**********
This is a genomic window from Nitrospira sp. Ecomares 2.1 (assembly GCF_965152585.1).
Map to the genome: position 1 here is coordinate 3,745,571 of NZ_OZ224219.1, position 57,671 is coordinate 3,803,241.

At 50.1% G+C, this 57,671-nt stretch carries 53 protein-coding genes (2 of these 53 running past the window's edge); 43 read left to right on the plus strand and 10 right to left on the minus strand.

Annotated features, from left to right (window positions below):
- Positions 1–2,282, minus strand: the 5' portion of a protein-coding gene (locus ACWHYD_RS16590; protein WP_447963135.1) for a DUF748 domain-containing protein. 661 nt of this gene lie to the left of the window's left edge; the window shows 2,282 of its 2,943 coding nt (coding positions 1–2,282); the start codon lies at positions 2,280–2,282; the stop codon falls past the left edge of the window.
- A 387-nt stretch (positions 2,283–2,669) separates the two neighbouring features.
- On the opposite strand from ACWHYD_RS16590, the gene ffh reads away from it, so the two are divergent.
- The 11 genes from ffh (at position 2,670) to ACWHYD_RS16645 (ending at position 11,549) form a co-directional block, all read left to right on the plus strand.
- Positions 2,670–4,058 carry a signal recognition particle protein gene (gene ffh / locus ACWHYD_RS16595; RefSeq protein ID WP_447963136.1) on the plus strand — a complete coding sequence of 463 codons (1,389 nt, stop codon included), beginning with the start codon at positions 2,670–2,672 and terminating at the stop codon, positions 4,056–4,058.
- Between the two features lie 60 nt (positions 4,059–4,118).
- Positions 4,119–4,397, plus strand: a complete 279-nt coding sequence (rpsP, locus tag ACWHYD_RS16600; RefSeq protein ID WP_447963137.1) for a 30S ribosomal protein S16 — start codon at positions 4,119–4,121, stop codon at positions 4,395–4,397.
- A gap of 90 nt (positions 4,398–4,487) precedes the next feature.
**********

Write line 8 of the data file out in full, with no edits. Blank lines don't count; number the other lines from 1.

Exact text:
- The 11 genes from ffh (at position 2,670) to ACWHYD_RS16645 (ending at position 11,549) form a co-directional block, all read left to right on the plus strand.